Army to constitute unified battle groups

NEW DELHI:Top Army commanders, led by Army Chief General Bipin Rawat, have decided to restructure the force in phases and introduce a new battle-fighting concept.

Army to constitute unified battle groups

File photo

Ajay Banerjee
Tribune News Service
New Delhi, October 13

Top Army commanders, led by Army Chief General Bipin Rawat, have decided to restructure the force in phases and introduce a new battle-fighting concept.

A decision to form integrated battle groups (IBGs), which will be validated in field exercises, has been taken at the ongoing commanders’ conference (October 9-15). An IBG — each with six battalions or more (about 6,000 men) will have a mix of infantry, armoured, artillery, signals and engineers — will be commanded by a Major General and placed directly under the Corps. This is a novel concept as so far the Army has a few independent brigades (some 3,000 men) headed by a Brigadier. The IBG is expected to be swifter in battle. At present, there are 8-10 Brigades in a Corps.

The restructuring will also bring out a younger profile for commanders and make the 1.3-million strong Army ‘right-sized’ by cutting out redundant posts.

If all measures under consideration of the four separate studies on restructuring of the Army are actually implemented, it is expected to reduce manpower by around 1 lakh (jawans and officers) over the next six-seven years and result in saving almost Rs 7,000 crore annually.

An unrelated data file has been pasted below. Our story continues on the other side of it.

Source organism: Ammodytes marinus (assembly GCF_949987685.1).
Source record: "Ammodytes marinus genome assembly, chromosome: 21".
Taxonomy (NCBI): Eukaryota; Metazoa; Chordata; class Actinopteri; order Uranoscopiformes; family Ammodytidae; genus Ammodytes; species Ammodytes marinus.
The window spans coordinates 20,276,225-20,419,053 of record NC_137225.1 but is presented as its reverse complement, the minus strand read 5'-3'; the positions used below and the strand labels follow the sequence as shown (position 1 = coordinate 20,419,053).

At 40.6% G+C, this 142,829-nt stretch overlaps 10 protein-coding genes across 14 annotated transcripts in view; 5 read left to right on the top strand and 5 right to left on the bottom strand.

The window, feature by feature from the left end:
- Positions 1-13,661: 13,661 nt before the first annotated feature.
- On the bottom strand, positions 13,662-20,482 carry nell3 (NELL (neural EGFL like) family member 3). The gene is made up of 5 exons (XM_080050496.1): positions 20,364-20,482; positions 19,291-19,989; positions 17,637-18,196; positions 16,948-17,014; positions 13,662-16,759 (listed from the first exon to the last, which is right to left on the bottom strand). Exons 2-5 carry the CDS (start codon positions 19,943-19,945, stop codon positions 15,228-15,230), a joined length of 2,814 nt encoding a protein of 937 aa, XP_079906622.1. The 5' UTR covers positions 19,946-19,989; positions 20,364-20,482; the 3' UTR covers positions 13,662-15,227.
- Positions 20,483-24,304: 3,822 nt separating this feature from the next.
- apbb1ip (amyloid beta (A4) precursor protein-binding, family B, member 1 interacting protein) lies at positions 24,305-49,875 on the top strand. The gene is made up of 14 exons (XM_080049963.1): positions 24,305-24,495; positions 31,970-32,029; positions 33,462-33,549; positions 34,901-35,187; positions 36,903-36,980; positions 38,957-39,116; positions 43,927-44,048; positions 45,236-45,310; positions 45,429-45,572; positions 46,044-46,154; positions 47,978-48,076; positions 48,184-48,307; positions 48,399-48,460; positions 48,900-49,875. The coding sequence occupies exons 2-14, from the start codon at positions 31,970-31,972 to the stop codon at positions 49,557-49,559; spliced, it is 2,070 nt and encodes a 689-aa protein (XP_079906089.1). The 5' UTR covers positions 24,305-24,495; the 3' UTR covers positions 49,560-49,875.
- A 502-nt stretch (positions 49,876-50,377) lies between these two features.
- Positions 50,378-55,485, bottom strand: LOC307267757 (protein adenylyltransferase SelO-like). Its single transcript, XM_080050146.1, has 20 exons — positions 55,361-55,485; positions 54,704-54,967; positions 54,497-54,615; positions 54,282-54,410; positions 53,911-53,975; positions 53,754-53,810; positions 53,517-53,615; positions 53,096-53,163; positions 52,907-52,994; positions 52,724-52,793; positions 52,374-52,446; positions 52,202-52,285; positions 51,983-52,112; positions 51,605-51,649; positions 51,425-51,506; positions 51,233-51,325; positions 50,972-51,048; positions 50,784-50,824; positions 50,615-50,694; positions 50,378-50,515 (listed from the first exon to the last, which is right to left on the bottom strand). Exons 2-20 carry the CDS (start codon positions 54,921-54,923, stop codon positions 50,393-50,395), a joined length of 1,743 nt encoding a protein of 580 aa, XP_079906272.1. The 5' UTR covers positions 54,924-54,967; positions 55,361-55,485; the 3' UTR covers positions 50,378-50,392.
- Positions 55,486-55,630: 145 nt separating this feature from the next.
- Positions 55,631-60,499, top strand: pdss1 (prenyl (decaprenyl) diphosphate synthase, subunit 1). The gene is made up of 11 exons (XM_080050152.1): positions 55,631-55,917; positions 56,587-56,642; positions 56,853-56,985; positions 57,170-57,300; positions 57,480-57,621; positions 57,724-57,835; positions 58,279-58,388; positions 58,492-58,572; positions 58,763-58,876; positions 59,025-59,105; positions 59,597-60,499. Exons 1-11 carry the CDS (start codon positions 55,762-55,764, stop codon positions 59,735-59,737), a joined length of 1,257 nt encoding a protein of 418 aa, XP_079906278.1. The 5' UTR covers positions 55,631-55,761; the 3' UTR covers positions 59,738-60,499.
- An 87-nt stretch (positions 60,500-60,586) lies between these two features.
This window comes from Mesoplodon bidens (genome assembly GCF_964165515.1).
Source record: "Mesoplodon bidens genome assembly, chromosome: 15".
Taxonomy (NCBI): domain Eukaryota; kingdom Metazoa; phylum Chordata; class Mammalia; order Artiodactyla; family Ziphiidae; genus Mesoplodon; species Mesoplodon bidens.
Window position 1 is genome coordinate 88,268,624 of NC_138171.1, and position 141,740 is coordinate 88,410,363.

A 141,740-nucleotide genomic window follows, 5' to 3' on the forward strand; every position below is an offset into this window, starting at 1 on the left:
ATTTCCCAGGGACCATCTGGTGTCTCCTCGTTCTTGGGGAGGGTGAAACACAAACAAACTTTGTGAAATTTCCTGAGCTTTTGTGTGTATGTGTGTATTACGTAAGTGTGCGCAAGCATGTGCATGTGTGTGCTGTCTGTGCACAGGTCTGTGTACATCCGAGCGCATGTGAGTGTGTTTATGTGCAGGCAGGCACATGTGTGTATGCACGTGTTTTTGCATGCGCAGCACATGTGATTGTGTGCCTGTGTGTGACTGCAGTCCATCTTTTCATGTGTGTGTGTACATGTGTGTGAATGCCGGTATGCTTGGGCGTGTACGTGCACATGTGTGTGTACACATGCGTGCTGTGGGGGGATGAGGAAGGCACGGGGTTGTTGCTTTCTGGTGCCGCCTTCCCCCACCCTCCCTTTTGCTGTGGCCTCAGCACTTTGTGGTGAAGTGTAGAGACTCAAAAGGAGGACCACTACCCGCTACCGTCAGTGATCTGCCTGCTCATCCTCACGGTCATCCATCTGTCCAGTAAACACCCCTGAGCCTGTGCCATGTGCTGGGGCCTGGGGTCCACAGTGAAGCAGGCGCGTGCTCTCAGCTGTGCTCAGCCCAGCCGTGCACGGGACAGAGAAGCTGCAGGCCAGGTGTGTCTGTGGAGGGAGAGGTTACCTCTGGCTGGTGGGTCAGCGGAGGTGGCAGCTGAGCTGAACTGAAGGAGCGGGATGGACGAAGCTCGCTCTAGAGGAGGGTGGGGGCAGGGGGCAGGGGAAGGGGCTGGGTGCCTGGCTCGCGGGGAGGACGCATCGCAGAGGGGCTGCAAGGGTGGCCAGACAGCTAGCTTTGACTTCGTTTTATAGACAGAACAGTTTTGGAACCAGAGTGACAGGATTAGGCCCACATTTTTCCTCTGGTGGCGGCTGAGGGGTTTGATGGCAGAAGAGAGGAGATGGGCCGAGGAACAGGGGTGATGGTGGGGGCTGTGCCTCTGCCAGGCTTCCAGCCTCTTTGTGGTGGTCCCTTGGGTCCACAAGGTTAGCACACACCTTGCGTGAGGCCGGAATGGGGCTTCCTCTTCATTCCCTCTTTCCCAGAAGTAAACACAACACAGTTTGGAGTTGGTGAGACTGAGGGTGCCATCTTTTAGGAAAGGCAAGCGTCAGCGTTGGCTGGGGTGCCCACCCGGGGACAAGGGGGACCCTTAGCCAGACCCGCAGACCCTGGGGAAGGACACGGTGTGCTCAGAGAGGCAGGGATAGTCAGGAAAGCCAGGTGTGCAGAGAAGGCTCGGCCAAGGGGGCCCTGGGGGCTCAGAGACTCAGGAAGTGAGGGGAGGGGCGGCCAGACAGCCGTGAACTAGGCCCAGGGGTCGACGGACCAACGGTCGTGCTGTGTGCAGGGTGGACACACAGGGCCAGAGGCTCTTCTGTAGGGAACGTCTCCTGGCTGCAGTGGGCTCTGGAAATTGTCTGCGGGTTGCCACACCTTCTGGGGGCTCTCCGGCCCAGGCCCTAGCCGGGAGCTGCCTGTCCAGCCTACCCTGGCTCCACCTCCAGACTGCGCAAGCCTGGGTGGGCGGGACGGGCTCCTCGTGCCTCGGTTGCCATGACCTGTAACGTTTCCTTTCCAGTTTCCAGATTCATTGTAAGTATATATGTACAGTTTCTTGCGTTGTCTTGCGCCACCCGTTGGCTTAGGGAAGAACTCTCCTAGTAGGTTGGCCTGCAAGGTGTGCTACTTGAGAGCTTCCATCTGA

The focus is integration of existing verticals, enhance operational and functional efficiency, optimise budget expenditure, facilitate force modernisation and address aspirations of officers. Army Commanders deliberated security dynamics, emerging security scenarios and enhancement of combat edge over potential adversaries.

Some 24-odd recommendations were considered as the top brass was presented with four major in-house studies. The study on “Re-organisation and Rightsising of the Indian Army” reviewed operational structures to make them efficient and future-ready for the Western and Northern Borders.

The second study “Cadre Review of Officers” (some 39,000 officers) is aimed at incorporating the proposed reorganisation. This will include longer tenures as Brigadier, Maj General and Lieut General, faster promotion from Colonel to Brigadier and retaining the rank of Brigadier only in staff postings. There are about 1,050 Brigadiers.

The third study “Reorganisation of the Army Headquarters” is aimed at integration. For example, the DG (Military Training) is to be absorbed into Army Training Command (ARTRAC).

The fourth study on “Review of Terms of Engagement of Rank and File” is aimed at having a younger profile of officers at Colonel and below. At present, an officer gets to be a Colonel by the age of 36-37 and picks the next rank of Brigadier some 10 years later.

The commanders further deliberated on “enhancing linguistic skills in the Army”. The necessity and methodology to enhance expertise in Indian and international languages has been established. The languages would be Mandarin, Urdu, Pushto, Dari, Burmese, etc.

The Army Commanders’ Conference is the apex policy-making body for the Army.


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